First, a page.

THOUGHTS ON MIND AND ON STYLE
The difference between the mathematical and the intuitive mind.—In the one the principles are palpable, but removed from ordinary use; so that for want of habit it is difficult to turn one's mind in that direction: but if one turns it thither ever so little, one sees the principles fully, and one must have a quite inaccurate mind who reasons wrongly from principles so plain that it is almost impossible they should escape notice.
But in the intuitive mind the principles are found in common use, and are before the eyes of everybody. One has only to look, and no effort is necessary; it is only a question of good eyesight, but it must be good, for the principles are so subtle and so numerous, that it is almost impossible but that some escape notice. Now the omission of one principle leads to error; thus one must have very clear sight to see all the principles, and in the next place an accurate mind not to draw false deductions from known principles.
All mathematicians would then be intuitive if they had clear sight, for they do not reason incorrectly from principles known to them; and intuitive minds would be mathematical if they could turn their eyes to the principles of mathematics to which they are unused.
...it is only a question of good eyesight, but it must be good, for the principles are so subtle and so numerous, that it is almost impossible but that some escape notice.
The reason, therefore, that some intuitive minds are not mathematical is that they cannot at all turn their attention to the principles of mathematics. But the reason that mathematicians are not intuitive is that they do not see what is before them, and that, accustomed to the exact and plain principles of mathematics, and not reasoning till they have well inspected and arranged their principles, they are lost in matters of intuition where the principles do not allow of such arrangement. They are scarcely seen; they are felt rather than seen; there is the greatest difficulty in making them felt by those who do not of themselves perceive them. These principles are so fine and so numerous that a very delicate and very clear sense is needed to perceive them, and to judge rightly and justly when they are perceived, without for the most part being able to demonstrate them in order as in mathematics; because the principles are not known to us in the same way, and because it would be an endless matter to undertake it. We must see the matter at once, at one glance, and not by a process of reasoning, at least to a certain degree. And thus it is rare that mathematicians are intuitive, and that men of intuition are mathematicians, because mathematicians wish to treat matters of intuition mathematically, and make themselves ridiculous, wishing to begin with definitions and then with axioms, which is not the way to proceed in this kind of reasoning. Not that the mind does not do so, but it does it tacitly, naturally, and without technical rules; for the expression of it is beyond all men, and only a few can feel it.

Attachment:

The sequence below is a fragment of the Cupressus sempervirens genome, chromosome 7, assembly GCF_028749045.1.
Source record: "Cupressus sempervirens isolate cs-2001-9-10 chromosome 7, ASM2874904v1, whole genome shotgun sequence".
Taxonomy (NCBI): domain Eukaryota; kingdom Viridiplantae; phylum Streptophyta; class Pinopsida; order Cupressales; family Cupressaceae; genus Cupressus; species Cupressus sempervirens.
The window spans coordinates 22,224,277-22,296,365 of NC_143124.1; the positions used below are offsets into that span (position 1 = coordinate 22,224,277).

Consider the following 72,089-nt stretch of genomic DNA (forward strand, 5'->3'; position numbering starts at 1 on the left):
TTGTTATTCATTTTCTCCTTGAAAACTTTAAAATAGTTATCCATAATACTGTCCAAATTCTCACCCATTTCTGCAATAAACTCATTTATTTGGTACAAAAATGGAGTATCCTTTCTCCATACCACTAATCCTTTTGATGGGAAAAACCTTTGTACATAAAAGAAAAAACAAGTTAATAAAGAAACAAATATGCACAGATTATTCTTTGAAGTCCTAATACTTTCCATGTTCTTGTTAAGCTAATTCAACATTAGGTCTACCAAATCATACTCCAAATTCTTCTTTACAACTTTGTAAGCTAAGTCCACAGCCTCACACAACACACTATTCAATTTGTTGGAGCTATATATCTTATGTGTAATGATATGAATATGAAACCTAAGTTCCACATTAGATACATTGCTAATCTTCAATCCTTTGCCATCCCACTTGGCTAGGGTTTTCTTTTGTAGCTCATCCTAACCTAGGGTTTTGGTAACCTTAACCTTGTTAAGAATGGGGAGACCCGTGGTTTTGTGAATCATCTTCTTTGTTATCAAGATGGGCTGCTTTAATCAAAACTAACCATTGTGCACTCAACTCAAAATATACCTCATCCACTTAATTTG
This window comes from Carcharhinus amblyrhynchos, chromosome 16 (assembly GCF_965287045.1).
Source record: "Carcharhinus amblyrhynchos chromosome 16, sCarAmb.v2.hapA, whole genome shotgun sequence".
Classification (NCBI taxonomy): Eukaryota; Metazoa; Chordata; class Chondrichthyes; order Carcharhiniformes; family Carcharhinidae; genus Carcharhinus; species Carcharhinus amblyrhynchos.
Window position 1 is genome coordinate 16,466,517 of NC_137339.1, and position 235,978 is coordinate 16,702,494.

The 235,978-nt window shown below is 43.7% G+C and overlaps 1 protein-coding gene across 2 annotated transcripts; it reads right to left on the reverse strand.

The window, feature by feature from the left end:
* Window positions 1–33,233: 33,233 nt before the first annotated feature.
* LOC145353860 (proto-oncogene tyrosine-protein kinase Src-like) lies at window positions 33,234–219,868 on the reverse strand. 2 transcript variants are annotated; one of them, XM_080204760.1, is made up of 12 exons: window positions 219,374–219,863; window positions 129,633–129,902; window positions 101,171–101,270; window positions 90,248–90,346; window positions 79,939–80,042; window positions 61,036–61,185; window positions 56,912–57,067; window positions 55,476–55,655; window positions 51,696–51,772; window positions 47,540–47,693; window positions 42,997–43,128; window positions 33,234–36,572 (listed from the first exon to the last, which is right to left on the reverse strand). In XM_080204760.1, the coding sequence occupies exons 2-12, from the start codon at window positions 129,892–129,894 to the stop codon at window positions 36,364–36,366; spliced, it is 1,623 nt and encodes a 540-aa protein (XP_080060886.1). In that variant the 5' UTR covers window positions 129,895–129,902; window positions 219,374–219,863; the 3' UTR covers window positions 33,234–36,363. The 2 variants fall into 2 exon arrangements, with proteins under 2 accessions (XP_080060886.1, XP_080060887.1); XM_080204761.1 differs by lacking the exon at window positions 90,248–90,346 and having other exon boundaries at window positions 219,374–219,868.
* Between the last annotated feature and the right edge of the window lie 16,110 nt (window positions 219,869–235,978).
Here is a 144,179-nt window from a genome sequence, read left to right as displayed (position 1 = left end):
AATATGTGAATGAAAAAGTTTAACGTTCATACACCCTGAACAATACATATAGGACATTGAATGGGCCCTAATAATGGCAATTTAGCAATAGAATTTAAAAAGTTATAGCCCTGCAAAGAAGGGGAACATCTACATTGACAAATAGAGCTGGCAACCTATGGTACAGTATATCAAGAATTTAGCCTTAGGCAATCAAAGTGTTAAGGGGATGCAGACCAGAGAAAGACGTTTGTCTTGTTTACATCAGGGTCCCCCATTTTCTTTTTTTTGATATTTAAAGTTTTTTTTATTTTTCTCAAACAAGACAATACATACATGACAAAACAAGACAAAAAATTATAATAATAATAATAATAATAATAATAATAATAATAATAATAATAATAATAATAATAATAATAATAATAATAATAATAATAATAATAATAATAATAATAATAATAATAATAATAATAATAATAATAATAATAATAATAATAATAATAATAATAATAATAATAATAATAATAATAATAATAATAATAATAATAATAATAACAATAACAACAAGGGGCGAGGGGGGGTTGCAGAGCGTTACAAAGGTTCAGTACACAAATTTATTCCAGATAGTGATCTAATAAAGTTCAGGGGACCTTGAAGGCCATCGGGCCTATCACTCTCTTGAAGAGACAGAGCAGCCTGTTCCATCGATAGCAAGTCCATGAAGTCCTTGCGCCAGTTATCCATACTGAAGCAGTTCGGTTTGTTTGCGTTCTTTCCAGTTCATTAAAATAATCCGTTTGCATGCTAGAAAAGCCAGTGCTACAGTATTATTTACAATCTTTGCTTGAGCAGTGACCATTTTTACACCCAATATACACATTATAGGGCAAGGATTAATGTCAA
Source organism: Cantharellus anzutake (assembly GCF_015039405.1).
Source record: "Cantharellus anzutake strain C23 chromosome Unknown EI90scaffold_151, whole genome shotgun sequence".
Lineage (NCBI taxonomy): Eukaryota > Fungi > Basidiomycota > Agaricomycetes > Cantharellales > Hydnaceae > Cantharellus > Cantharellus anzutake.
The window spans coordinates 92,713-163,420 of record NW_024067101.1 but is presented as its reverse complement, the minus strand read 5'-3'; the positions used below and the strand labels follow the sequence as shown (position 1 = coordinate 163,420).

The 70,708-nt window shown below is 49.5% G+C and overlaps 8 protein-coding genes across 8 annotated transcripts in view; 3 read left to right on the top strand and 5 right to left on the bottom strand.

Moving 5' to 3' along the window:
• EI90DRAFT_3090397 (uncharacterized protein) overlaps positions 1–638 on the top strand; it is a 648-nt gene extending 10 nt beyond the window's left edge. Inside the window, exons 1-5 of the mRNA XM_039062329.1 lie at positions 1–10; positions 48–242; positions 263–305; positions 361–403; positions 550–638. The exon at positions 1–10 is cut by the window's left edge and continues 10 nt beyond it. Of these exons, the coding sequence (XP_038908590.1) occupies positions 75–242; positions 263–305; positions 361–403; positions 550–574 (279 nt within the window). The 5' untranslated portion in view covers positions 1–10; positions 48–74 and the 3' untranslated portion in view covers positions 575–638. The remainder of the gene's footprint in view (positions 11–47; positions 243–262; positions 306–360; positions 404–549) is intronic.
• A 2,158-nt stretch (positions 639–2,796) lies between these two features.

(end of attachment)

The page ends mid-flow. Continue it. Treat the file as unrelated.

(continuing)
Intuitive minds, on the contrary, being thus accustomed to judge at a single glance, are so astonished when they are presented with propositions of which they understand nothing, and the way to which is through definitions and axioms so sterile, and which they are not accustomed to see thus in detail, that they are repelled and disheartened.
But dull minds are never either intuitive or mathematical.
Mathematicians who are only mathematicians have exact minds, provided all things are explained to them by means of definitions and axioms; otherwise they are inaccurate and insufferable, for they are only right when the principles are quite clear.
And men of intuition who are only intuitive cannot have the patience to reach to first principles of things speculative and conceptual, which they have never seen in the world, and which are altogether out of the common.